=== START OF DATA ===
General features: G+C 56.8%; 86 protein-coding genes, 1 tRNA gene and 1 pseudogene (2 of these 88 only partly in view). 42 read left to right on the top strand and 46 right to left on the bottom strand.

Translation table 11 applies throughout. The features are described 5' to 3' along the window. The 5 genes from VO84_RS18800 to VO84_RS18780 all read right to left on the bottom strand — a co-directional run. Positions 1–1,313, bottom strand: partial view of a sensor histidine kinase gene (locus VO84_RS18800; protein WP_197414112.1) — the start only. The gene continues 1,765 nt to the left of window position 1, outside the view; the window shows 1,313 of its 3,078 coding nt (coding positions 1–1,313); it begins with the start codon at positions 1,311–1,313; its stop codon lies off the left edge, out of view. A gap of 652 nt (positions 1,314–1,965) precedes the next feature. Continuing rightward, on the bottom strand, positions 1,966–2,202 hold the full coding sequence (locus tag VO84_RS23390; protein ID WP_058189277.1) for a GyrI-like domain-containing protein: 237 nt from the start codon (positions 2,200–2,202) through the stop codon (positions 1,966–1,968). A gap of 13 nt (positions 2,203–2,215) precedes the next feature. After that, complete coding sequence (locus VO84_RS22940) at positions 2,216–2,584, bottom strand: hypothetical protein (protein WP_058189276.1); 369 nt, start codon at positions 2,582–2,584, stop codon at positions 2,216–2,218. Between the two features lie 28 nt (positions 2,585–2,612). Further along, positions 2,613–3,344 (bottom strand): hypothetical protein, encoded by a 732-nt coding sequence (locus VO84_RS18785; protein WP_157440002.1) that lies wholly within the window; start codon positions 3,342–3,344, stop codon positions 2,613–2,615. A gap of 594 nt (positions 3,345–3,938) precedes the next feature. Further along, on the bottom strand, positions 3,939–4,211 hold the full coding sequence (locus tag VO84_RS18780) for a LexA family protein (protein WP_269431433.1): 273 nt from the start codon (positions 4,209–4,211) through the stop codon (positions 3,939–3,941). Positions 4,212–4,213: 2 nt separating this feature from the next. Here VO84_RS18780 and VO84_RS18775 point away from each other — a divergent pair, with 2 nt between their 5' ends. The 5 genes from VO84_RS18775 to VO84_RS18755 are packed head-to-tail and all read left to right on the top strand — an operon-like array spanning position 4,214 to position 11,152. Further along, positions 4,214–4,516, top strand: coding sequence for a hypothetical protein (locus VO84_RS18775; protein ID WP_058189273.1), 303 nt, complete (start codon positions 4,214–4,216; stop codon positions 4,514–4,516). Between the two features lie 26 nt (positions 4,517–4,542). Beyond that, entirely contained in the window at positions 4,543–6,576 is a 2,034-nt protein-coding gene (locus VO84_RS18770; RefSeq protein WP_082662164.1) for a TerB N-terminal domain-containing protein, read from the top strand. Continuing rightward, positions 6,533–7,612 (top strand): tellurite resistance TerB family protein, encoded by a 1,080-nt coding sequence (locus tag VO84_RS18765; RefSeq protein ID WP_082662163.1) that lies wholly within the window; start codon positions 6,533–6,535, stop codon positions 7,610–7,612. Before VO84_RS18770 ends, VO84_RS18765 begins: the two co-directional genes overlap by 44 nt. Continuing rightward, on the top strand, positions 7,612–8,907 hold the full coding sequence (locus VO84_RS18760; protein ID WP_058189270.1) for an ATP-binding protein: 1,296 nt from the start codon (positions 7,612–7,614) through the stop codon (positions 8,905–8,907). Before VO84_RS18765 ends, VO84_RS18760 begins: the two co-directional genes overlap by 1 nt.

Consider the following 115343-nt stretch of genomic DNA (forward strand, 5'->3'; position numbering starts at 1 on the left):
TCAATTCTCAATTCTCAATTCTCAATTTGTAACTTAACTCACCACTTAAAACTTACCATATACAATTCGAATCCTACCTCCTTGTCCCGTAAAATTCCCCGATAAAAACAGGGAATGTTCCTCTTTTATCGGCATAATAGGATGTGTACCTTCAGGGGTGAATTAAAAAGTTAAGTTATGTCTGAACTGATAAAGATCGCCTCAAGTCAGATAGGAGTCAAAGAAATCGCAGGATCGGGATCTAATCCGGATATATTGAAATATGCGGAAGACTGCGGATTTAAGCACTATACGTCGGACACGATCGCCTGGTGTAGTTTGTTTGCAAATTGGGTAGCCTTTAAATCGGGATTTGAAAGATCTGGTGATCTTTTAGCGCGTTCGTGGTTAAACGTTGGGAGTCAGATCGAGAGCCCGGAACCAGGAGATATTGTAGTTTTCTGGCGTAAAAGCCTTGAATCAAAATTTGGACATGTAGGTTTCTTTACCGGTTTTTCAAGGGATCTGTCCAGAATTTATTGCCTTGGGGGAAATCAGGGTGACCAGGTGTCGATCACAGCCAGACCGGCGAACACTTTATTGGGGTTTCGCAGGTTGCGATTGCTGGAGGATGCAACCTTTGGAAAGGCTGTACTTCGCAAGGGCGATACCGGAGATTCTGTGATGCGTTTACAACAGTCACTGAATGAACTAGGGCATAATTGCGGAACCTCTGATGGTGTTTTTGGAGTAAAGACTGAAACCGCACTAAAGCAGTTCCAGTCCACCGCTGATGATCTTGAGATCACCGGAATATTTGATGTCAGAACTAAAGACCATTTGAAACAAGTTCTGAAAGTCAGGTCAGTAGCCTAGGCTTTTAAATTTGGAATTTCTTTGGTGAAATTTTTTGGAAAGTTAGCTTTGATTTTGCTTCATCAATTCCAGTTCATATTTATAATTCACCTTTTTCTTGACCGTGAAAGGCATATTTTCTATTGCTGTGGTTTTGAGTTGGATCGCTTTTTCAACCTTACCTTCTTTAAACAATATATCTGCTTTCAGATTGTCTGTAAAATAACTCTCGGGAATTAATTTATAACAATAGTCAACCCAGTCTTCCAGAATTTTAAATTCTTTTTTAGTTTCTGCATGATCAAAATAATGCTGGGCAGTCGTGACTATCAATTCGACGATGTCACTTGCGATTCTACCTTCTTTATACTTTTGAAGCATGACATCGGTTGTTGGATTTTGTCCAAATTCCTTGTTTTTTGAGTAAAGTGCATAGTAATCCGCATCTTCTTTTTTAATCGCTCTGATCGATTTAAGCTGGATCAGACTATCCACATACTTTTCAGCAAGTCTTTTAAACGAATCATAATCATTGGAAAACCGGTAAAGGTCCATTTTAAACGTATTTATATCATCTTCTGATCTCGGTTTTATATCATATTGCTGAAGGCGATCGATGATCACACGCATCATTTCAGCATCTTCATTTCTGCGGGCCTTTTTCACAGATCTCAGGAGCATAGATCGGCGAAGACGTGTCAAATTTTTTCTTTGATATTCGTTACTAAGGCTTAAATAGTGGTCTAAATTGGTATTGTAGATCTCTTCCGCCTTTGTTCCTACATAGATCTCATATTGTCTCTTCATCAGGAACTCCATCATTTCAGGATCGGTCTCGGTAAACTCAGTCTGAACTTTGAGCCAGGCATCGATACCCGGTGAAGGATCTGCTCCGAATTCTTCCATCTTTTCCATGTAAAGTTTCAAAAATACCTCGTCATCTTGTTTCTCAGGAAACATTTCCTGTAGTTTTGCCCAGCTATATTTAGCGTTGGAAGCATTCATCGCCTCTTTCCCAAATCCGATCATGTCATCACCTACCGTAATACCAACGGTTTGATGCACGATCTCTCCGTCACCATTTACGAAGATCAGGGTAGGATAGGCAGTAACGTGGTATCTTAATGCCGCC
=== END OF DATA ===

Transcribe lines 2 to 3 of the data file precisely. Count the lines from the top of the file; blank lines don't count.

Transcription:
Translation table 11 applies throughout. The features are described 5' to 3' along the window. The 5 genes from VO84_RS18800 to VO84_RS18780 all read right to left on the bottom strand — a co-directional run. Positions 1–1,313, bottom strand: partial view of a sensor histidine kinase gene (locus VO84_RS18800; protein WP_197414112.1) — the start only. The gene continues 1,765 nt to the left of window position 1, outside the view; the window shows 1,313 of its 3,078 coding nt (coding positions 1–1,313); it begins with the start codon at positions 1,311–1,313; its stop codon lies off the left edge, out of view. A gap of 652 nt (positions 1,314–1,965) precedes the next feature. Continuing rightward, on the bottom strand, positions 1,966–2,202 hold the full coding sequence (locus tag VO84_RS23390; protein ID WP_058189277.1) for a GyrI-like domain-containing protein: 237 nt from the start codon (positions 2,200–2,202) through the stop codon (positions 1,966–1,968). A gap of 13 nt (positions 2,203–2,215) precedes the next feature. After that, complete coding sequence (locus VO84_RS22940) at positions 2,216–2,584, bottom strand: hypothetical protein (protein WP_058189276.1); 369 nt, start codon at positions 2,582–2,584, stop codon at positions 2,216–2,218. Between the two features lie 28 nt (positions 2,585–2,612). Further along, positions 2,613–3,344 (bottom strand): hypothetical protein, encoded by a 732-nt coding sequence (locus VO84_RS18785; protein WP_157440002.1) that lies wholly within the window; start codon positions 3,342–3,344, stop codon positions 2,613–2,615. A gap of 594 nt (positions 3,345–3,938) precedes the next feature. Further along, on the bottom strand, positions 3,939–4,211 hold the full coding sequence (locus tag VO84_RS18780) for a LexA family protein (protein WP_269431433.1): 273 nt from the start codon (positions 4,209–4,211) through the stop codon (positions 3,939–3,941). Positions 4,212–4,213: 2 nt separating this feature from the next. Here VO84_RS18780 and VO84_RS18775 point away from each other — a divergent pair, with 2 nt between their 5' ends. The 5 genes from VO84_RS18775 to VO84_RS18755 are packed head-to-tail and all read left to right on the top strand — an operon-like array spanning position 4,214 to position 11,152. Further along, positions 4,214–4,516, top strand: coding sequence for a hypothetical protein (locus VO84_RS18775; protein ID WP_058189273.1), 303 nt, complete (start codon positions 4,214–4,216; stop codon positions 4,514–4,516). Between the two features lie 26 nt (positions 4,517–4,542). Beyond that, entirely contained in the window at positions 4,543–6,576 is a 2,034-nt protein-coding gene (locus VO84_RS18770; RefSeq protein WP_082662164.1) for a TerB N-terminal domain-containing protein, read from the top strand. Continuing rightward, positions 6,533–7,612 (top strand): tellurite resistance TerB family protein, encoded by a 1,080-nt coding sequence (locus tag VO84_RS18765; RefSeq protein ID WP_082662163.1) that lies wholly within the window; start codon positions 6,533–6,535, stop codon positions 7,610–7,612. Before VO84_RS18770 ends, VO84_RS18765 begins: the two co-directional genes overlap by 44 nt. Continuing rightward, on the top strand, positions 7,612–8,907 hold the full coding sequence (locus VO84_RS18760; protein ID WP_058189270.1) for an ATP-binding protein: 1,296 nt from the start codon (positions 7,612–7,614) through the stop codon (positions 8,905–8,907). Before VO84_RS18765 ends, VO84_RS18760 begins: the two co-directional genes overlap by 1 nt.

Consider the following 115343-nt stretch of genomic DNA (forward strand, 5'->3'; position numbering starts at 1 on the left):